London: A team of security experts at the University of Ulm in Germany has discovered that the millions of smartphones which use the Android software promoted by Google are susceptible to leak data to criminals looking to launch an impersonation attack. They found that hackers can tap into the transfer of information between the phones and the Internet, gaining access to personal data, reports the Daily Mail.
Many applications on Android phones interact with Google services by asking for an authentication token – essentially a digital ID card for particular application. The token removes the need to keep logging into a service each time you need to access it.
It is claimed that a hacker monitoring an Android smartphone connected to the Internet via an unencrypted Wi-Fi network would be able to steal the token.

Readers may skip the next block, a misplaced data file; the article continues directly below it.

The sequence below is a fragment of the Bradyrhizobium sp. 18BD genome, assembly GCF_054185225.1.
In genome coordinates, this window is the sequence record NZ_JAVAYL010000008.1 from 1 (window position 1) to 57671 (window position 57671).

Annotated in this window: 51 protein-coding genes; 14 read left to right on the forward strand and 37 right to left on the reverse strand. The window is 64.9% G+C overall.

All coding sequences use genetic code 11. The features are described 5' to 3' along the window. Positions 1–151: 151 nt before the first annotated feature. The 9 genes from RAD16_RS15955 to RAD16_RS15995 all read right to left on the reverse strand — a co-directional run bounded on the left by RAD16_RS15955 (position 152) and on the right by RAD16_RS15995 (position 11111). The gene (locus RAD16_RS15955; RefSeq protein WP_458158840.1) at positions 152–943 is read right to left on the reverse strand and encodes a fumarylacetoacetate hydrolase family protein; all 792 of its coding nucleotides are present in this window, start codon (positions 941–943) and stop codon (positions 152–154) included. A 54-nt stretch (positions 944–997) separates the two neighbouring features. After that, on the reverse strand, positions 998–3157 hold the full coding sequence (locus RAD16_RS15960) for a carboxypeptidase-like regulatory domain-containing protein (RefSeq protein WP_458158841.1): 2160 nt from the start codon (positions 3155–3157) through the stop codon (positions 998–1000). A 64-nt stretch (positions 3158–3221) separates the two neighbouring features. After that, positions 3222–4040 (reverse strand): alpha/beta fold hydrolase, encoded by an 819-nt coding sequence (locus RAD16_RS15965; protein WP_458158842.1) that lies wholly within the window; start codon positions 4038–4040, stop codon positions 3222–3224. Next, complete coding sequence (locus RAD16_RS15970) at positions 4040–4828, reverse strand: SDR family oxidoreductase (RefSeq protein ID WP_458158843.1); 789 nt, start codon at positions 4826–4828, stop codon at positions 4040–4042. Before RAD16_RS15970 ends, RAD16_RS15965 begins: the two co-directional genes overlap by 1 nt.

In theory, the hacker would then use the information to log on to websites using the identity of the phone’s legitimate user.
In a blog posting on their findings, the researchers said: “The adversary can gain full access to the calendar, contacts information, or private web albums of the respective Google user.”
They added: “An adversary could change the stored e-mail address of the victim’s boss or business partners hoping to receive sensitive or confidential material pertaining to their business.”
The researchers said while they had identified a security loophole there is no evidence, to date, that any hackers are taking advantage of it.
Most smartphone manufacturers other than Apple use the Android operating system.
First Published: Wednesday, May 18, 2011, 12:19